It is not unusual for us to hear of interviewers being blinkered by the specific requirements of a role, trying to replace a cog in the machine with the same but shinier; failing to recognise transferable skills in the process.

Just imagine how different the application and interview process could be if CV’s didn’t contain your work history… only your capabilities, personal traits and transferable strengths!

It is, however, unfair to paint all interviewers with this brush. There are scenarios in which an interviewer will ask questions that explore your abilities outside of the job spec, or that in some cases seem inapplicable to the applied for role in an effort to gain a full picture of an applicant. The key here is to recognise the interviewers ultimate intent.

With this in mind, when it comes to describing your strengths it’s vital you ensure;

  • You’ve tailored your responses to be uniquely applicable to the vacancy,
  • You’re not highlighting strengths that are irrelevant,
  • You’re succinct and to the point, and
  • You truly know your actual strengths and can passionately explain these.

The SWOT method asks that you step away from the day-to-day for a moment and take a more considered look at who you really are. Start by pausing your minds internal editor and asking honestly;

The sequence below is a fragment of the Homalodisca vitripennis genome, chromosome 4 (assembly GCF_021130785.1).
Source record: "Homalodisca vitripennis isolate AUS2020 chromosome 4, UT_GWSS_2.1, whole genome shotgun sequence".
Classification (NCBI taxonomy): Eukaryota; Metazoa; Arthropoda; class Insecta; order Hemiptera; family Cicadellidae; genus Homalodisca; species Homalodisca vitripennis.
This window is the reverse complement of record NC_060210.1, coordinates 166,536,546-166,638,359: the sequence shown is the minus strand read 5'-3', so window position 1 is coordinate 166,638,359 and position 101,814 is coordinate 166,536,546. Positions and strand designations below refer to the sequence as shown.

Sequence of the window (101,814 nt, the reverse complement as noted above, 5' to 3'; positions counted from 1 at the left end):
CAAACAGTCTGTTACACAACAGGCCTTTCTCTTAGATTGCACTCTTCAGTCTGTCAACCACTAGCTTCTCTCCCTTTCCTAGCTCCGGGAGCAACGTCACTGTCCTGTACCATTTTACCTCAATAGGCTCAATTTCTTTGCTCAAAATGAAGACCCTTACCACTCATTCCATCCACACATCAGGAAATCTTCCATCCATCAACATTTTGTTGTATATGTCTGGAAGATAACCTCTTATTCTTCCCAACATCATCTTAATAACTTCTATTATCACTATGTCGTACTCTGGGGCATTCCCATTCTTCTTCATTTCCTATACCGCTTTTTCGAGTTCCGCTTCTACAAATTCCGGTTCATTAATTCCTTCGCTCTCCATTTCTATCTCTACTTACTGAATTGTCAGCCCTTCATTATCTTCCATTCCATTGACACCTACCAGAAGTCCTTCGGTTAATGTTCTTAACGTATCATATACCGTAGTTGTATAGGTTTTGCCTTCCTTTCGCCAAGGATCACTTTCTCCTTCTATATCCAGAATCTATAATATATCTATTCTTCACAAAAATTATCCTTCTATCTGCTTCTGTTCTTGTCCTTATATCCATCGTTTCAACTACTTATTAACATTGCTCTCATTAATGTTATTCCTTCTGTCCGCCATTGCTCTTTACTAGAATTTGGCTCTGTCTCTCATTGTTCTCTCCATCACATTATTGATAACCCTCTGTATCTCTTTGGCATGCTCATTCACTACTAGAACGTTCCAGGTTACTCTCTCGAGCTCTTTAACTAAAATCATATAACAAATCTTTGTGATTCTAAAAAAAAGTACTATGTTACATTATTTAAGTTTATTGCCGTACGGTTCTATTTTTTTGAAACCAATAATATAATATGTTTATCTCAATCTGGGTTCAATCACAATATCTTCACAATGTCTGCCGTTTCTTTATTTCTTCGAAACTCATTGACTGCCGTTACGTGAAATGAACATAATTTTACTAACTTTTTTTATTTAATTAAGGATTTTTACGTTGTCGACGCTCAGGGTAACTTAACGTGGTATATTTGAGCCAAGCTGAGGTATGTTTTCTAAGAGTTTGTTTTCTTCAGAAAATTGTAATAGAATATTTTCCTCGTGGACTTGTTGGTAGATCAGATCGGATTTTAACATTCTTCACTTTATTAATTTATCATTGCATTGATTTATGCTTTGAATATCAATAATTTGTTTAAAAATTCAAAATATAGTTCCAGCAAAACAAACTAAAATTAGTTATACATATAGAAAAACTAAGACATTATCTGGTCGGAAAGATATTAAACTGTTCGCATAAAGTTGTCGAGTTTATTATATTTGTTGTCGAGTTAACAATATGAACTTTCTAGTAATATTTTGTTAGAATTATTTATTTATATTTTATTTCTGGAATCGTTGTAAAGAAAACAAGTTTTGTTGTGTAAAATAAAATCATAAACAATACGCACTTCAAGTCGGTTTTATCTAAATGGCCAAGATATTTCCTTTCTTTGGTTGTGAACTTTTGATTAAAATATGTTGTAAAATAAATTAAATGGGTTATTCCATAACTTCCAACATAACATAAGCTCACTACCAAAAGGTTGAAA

• What are my selling points?
  • What does make me right for the company I’m applying too?
  • Why should they want to hire me?
  • Does my personality align with the businesses culture?
  • Ignoring previous work experience, who am I professionally?
  • What do I have experience in? - so not just a software platform you briefly touched for a week, but actual mastery and subject expertise.
  • Do I have other talents I’m not fully recognising?
  • Which soft skills am I most proficient at?
  • What am I proud of myself for achieving? - Leave modesty at the door for this step.

This process should be done in alignment with pre-interview research about the business you’re applying to - as you’ll need those insights first. Few things frustrate an interviewer more than a candidate who hasn’t read up on the company and the expectations of the job in advance.